At the hospital in Strakonice, which Reitmajer and Judita got to on the back of a brewery truck that was returning from delivering beer to the surrounding villages, the doctors examined Reitmajer and told him that he would never be able to have children. But as for erectile function, that should remain the same.
Although Judita never once visited Reitmajer in hospital, the architect’s interest was undiminished, and no sooner had the doctors allowed him to go home than he was trying to win over Judita again. He posted a crazy note in her letter box in Baar Street telling her, without a hint of self-esteem, about his new indisposition or rather disposition. “Indisposition or disposition? It depends how you look at it!” were Reitmajer’s exact words. “It would definitely be an advantage for you. I’ll never be able to, or have to, depending on how you look at it, have children, Judita!”
What was Judita supposed to say to that? “That guy’s crazy, Muffi,” explained the beautiful woman to her dog, promptly throwing Reitmajer’s note in the bin.
One morning in November, Reitmajer finally ventured through the gate into Judita’s garden. Judita quickly opened the window and shouted into the garden: “Lunatic! Lunatic! Impotent! Impotent!”
(Translated by Graeme Dibble)
Triviality; A Romance in the Age of Genetics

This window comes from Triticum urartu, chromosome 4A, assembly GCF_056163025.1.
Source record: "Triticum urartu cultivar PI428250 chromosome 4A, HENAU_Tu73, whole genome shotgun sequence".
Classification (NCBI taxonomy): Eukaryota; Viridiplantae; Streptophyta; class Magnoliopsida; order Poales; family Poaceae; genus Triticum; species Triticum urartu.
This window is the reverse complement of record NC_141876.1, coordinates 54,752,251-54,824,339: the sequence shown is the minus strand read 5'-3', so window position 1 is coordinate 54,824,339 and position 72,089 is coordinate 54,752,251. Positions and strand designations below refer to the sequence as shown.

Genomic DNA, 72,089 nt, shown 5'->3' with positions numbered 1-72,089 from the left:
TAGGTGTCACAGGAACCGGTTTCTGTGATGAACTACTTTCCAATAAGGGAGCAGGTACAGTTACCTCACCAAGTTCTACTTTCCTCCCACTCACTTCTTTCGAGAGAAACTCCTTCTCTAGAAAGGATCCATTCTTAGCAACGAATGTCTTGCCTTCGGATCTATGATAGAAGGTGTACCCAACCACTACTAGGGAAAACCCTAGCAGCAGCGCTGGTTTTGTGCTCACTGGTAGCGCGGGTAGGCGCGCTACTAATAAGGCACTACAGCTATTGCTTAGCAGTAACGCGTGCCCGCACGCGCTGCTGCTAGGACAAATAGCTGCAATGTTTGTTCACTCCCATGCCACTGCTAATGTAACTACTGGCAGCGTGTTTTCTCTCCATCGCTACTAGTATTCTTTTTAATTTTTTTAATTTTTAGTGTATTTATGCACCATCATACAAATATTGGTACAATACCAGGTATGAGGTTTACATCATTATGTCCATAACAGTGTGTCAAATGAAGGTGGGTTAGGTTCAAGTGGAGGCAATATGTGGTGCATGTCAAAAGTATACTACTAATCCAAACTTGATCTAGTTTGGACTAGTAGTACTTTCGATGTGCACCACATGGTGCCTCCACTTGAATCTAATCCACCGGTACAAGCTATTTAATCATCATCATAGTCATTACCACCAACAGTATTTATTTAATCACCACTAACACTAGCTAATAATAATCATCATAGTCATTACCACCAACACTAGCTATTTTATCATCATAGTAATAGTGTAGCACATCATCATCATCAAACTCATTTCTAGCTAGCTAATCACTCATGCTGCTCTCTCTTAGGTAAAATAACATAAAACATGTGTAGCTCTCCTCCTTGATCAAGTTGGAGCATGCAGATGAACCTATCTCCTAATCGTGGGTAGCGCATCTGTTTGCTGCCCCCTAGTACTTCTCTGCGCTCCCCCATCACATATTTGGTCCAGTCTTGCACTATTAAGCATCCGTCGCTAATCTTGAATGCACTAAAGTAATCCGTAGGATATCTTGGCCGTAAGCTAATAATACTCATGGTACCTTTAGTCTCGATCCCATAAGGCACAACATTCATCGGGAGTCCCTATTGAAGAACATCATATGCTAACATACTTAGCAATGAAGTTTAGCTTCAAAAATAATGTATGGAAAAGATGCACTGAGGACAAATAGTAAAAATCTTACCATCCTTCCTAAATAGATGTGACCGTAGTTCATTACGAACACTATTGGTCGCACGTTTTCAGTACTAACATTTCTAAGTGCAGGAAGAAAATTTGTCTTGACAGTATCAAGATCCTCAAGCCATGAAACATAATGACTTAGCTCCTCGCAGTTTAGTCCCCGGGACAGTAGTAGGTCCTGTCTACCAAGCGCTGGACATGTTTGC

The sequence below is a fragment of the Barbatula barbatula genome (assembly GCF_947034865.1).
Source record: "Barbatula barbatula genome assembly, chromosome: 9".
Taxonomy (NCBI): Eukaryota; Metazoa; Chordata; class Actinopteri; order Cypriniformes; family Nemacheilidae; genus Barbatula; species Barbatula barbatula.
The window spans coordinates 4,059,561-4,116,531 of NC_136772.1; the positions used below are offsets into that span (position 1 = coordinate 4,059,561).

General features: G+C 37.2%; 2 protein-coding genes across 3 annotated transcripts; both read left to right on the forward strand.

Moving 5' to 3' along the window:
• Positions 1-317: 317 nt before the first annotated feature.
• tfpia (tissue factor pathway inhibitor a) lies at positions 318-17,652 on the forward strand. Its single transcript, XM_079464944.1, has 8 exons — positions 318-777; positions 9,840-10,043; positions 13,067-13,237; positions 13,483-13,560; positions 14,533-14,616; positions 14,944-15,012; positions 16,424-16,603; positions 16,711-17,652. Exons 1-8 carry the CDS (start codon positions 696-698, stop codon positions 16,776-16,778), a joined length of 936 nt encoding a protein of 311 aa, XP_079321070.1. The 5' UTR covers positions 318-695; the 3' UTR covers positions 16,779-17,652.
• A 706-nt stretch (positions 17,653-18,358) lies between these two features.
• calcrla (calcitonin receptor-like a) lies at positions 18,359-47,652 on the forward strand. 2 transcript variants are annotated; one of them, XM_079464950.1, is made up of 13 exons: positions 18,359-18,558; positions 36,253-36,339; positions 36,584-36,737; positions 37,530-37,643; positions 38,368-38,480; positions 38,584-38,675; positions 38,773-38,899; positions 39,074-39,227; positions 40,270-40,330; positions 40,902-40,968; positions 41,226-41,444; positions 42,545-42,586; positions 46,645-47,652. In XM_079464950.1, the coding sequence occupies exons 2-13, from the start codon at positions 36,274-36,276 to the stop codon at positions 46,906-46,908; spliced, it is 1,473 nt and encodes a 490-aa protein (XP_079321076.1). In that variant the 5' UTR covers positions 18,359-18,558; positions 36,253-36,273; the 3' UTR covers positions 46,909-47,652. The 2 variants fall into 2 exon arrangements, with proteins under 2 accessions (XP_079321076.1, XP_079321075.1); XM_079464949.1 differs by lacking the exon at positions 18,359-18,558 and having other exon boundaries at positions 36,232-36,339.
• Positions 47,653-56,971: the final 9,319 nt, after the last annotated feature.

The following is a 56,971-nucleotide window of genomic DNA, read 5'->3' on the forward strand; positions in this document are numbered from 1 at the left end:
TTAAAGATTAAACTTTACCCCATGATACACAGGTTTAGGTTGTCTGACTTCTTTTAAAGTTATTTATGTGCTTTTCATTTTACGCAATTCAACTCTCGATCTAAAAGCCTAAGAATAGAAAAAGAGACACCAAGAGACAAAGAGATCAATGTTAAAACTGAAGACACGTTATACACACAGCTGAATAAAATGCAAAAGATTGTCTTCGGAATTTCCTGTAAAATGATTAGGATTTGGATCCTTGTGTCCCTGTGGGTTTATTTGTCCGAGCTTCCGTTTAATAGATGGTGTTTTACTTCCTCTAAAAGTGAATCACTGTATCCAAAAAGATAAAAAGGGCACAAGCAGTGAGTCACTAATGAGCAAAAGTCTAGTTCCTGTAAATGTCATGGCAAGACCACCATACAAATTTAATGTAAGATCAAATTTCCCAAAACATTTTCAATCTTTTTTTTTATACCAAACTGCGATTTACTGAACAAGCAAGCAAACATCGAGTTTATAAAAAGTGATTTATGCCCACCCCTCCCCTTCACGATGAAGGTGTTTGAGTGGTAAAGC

Maličkost; Romance z času genetiky
(Argo, 256 pages)
Markéta Baňková is a cosmopolitan, cultivated author who is also an audiovisual artist and graduate of graphic design and new media from the Academy of Fine Arts in Prague. Straka v říši entropie (The Magpie in the Realm of Entropy), her debut collection of fables, won a Magnesia Litera award, was nominated for the Josef Škvorecký Award and has been translated into Polish. In Triviality, Baňková again combines prose with scientific themes which shape and illustrate the story. This time her topic is biology. Hidden under the mask of black humour is an examination of human identity, a puzzle which is especially pertinent with new discoveries in genetics and the associated question of free will. Are we slaves to our genetic makeup? Are our thoughts influenced by parasites? Or does the society we grow up in have the greatest influence? The main character, Tomáš, a genetics student raised by adoptive parents, is searching for his own roots. Science forms his worldview, but this lens can distort his personal, especially romantic, relationships…
Picked as one of the best books to buy for Christmas by the editors and reviewers of the Respekt magazine.